Hiatal Hernia & Other Valves
"Jack Ritchason taught me that he has never seen a person who has a degenerative disease who does not have a hiatal hernia and a weak digestive system. My own experience confirms this. Hence, pulling down their hiatal hernia is a very important step in helping these people recover. If you don’t know how to do this, get someone to teach you." (Steven Horne)
What is a Hiatal Hernia?
Hernias occur when one part of the body protrudes through a gap or opening into another part. And although a hernia can theoretically develop almost anywhere, most are in the abdominal area. This includes hiatal hernias — also known as diaphragmatic hernias — which form at the opening in your diaphragm where your food pipe joins your stomach.
Most small hiatal hernias don't cause any problems, and you may never know you have a hiatal hernia unless your doctor discovers it when checking for another condition. But a large hiatal hernia can allow food and acid to back up into your esophagus, leading to heartburn and chest pain. Self-care measures or medications can usually alleviate these symptoms, although very large hiatal hernias sometimes need surgical repair.Signs and symptoms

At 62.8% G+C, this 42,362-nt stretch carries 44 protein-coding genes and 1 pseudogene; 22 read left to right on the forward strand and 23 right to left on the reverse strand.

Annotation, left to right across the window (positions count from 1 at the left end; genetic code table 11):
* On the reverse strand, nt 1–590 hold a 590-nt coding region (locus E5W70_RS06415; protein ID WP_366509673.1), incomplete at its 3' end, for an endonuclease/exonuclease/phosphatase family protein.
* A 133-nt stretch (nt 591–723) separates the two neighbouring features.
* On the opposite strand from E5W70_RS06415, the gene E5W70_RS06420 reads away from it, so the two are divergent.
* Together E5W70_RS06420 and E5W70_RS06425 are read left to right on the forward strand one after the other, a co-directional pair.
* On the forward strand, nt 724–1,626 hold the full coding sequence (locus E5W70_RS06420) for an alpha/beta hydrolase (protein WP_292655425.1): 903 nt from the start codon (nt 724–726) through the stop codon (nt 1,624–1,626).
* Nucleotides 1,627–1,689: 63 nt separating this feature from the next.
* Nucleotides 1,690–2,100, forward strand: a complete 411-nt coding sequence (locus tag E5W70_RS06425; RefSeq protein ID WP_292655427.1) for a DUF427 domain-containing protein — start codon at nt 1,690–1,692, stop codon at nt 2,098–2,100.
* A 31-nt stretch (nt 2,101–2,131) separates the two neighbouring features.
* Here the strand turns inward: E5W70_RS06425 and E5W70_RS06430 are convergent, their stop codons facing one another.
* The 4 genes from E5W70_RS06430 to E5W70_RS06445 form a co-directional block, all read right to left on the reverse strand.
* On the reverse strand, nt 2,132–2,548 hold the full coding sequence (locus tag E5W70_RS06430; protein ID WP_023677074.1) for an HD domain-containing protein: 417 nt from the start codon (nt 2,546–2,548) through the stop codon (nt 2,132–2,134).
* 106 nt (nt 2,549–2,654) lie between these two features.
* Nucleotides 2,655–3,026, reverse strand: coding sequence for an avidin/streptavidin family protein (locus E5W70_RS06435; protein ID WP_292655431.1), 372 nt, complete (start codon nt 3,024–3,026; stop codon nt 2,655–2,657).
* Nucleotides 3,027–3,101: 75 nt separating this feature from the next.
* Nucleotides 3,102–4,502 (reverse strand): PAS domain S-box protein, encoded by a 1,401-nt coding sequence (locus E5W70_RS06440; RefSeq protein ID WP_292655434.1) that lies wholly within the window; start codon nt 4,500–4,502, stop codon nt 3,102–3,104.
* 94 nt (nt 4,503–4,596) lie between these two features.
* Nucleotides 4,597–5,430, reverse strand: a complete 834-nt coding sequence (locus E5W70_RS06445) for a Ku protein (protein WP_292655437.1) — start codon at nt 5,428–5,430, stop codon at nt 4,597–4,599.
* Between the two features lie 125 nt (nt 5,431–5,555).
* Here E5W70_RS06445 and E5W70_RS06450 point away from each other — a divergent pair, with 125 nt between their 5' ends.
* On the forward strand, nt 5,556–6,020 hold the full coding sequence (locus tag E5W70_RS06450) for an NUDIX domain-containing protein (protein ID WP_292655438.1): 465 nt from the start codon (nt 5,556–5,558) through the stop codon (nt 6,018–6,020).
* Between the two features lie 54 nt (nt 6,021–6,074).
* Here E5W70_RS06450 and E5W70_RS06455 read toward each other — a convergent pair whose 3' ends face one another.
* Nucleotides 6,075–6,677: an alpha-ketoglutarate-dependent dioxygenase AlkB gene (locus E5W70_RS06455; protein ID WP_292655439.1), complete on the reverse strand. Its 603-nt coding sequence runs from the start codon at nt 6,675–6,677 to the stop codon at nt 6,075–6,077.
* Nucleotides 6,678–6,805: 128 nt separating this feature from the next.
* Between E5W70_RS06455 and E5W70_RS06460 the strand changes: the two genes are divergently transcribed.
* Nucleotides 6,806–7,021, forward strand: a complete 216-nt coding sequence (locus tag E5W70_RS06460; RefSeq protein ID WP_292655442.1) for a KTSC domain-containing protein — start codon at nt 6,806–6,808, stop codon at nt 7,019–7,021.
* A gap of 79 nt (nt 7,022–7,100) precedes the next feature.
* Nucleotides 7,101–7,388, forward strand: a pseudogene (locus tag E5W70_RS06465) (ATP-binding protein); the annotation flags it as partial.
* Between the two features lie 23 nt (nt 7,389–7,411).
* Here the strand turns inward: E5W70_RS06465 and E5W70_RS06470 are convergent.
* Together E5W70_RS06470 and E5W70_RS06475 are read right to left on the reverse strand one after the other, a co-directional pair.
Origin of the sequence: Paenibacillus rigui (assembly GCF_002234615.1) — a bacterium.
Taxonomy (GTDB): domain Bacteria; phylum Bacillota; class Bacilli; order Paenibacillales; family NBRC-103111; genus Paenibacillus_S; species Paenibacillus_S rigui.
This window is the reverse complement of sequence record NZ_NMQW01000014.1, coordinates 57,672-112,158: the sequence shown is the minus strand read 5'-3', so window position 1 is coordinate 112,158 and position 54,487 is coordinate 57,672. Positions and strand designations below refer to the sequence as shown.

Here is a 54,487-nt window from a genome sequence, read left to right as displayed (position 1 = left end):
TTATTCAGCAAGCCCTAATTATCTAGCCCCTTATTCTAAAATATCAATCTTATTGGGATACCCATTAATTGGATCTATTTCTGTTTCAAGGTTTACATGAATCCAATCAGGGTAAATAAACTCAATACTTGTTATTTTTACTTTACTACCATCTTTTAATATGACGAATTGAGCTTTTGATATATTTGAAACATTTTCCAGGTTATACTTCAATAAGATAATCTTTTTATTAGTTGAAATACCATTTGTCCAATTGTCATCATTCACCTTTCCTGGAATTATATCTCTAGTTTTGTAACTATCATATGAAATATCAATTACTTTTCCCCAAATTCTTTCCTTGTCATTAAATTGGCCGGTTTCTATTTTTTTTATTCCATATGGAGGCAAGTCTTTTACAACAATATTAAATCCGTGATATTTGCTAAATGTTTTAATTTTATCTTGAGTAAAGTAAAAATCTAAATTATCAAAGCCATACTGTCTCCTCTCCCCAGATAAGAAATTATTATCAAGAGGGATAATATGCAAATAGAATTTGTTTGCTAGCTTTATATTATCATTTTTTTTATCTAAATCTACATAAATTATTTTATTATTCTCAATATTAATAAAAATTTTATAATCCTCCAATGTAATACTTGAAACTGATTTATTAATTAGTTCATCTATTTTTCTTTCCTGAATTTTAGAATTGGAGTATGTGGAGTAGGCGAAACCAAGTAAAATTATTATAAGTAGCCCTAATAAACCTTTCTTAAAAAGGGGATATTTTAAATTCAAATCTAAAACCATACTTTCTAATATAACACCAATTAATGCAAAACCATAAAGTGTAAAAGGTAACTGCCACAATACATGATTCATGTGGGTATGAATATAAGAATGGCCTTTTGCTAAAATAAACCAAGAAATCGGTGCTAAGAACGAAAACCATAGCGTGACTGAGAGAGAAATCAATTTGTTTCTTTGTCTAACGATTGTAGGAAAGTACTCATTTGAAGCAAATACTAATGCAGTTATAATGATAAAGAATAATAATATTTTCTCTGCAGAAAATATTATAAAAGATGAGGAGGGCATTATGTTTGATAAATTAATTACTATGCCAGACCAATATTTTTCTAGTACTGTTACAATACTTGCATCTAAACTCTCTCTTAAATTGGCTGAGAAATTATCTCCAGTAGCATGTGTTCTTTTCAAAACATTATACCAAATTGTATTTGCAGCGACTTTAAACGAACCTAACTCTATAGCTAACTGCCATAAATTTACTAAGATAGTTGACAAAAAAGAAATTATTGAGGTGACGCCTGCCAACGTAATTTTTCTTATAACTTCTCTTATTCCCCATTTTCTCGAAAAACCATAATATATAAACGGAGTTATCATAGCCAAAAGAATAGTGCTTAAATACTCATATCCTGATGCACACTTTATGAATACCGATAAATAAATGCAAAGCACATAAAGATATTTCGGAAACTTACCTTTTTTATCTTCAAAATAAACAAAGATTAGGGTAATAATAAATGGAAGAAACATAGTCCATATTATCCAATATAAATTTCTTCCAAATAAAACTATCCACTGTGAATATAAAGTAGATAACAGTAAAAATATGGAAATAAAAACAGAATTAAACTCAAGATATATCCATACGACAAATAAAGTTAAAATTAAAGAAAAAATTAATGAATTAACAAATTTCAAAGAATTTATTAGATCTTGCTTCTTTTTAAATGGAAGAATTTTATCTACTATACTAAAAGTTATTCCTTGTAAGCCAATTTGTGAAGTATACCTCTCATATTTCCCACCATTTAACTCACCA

Most small hiatal hernias cause no problems. But larger hernias may cause heartburn, belching or chest pain when stomach acids back up into your food pipe (esophagus). These signs and symptoms tend to become worse when you lean forward, strain, lift heavy objects or lie down, and they can also worsen during pregnancy.
In rare cases, the part of your stomach that protrudes into your chest cavity may become twisted (strangulated) or have its blood supply cut off, leading to:
In 50% of population over 40. Ulcers often accompany hiatal hernia. Due to leakage of stomach acid back into lower esophagus - sometimes into throat.
Breathe deeply and slowly
The small intestine completes the digestion and absorbs digested foods. The large intestine absorbs water.
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